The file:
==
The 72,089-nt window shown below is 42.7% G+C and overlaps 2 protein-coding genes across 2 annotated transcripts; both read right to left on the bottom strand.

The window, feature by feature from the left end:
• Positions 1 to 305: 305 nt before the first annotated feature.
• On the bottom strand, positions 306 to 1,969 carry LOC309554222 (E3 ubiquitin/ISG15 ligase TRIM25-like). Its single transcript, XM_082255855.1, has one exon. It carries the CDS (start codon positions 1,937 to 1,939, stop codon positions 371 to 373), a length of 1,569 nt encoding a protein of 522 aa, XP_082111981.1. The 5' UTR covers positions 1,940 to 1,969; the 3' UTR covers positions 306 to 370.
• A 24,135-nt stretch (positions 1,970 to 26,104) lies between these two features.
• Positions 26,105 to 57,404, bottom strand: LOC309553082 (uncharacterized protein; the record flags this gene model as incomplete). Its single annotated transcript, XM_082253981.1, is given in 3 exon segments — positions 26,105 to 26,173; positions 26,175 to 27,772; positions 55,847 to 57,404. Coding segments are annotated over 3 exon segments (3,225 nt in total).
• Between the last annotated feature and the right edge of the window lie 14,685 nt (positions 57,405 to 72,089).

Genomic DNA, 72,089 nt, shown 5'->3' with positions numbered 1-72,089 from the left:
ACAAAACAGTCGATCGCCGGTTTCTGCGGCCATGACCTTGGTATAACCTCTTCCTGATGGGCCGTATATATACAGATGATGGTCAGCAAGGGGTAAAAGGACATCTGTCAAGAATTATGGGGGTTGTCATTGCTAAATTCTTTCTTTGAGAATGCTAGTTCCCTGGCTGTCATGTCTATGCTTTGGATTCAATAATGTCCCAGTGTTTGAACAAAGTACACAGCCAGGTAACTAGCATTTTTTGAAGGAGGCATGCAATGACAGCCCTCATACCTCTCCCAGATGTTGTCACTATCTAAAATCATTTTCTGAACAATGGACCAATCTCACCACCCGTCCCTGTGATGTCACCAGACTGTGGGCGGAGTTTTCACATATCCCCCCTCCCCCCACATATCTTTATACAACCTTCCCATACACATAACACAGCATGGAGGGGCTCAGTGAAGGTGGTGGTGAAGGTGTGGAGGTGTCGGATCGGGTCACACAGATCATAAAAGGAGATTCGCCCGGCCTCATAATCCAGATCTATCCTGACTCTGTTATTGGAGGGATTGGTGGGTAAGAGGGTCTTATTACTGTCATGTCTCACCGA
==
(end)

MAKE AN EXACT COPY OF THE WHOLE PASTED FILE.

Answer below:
The 72,089-nt window shown below is 42.7% G+C and overlaps 2 protein-coding genes across 2 annotated transcripts; both read right to left on the bottom strand.

The window, feature by feature from the left end:
• Positions 1 to 305: 305 nt before the first annotated feature.
• On the bottom strand, positions 306 to 1,969 carry LOC309554222 (E3 ubiquitin/ISG15 ligase TRIM25-like). Its single transcript, XM_082255855.1, has one exon. It carries the CDS (start codon positions 1,937 to 1,939, stop codon positions 371 to 373), a length of 1,569 nt encoding a protein of 522 aa, XP_082111981.1. The 5' UTR covers positions 1,940 to 1,969; the 3' UTR covers positions 306 to 370.
• A 24,135-nt stretch (positions 1,970 to 26,104) lies between these two features.
• Positions 26,105 to 57,404, bottom strand: LOC309553082 (uncharacterized protein; the record flags this gene model as incomplete). Its single annotated transcript, XM_082253981.1, is given in 3 exon segments — positions 26,105 to 26,173; positions 26,175 to 27,772; positions 55,847 to 57,404. Coding segments are annotated over 3 exon segments (3,225 nt in total).
• Between the last annotated feature and the right edge of the window lie 14,685 nt (positions 57,405 to 72,089).

Genomic DNA, 72,089 nt, shown 5'->3' with positions numbered 1-72,089 from the left:
ACAAAACAGTCGATCGCCGGTTTCTGCGGCCATGACCTTGGTATAACCTCTTCCTGATGGGCCGTATATATACAGATGATGGTCAGCAAGGGGTAAAAGGACATCTGTCAAGAATTATGGGGGTTGTCATTGCTAAATTCTTTCTTTGAGAATGCTAGTTCCCTGGCTGTCATGTCTATGCTTTGGATTCAATAATGTCCCAGTGTTTGAACAAAGTACACAGCCAGGTAACTAGCATTTTTTGAAGGAGGCATGCAATGACAGCCCTCATACCTCTCCCAGATGTTGTCACTATCTAAAATCATTTTCTGAACAATGGACCAATCTCACCACCCGTCCCTGTGATGTCACCAGACTGTGGGCGGAGTTTTCACATATCCCCCCTCCCCCCACATATCTTTATACAACCTTCCCATACACATAACACAGCATGGAGGGGCTCAGTGAAGGTGGTGGTGAAGGTGTGGAGGTGTCGGATCGGGTCACACAGATCATAAAAGGAGATTCGCCCGGCCTCATAATCCAGATCTATCCTGACTCTGTTATTGGAGGGATTGGTGGGTAAGAGGGTCTTATTACTGTCATGTCTCACCGA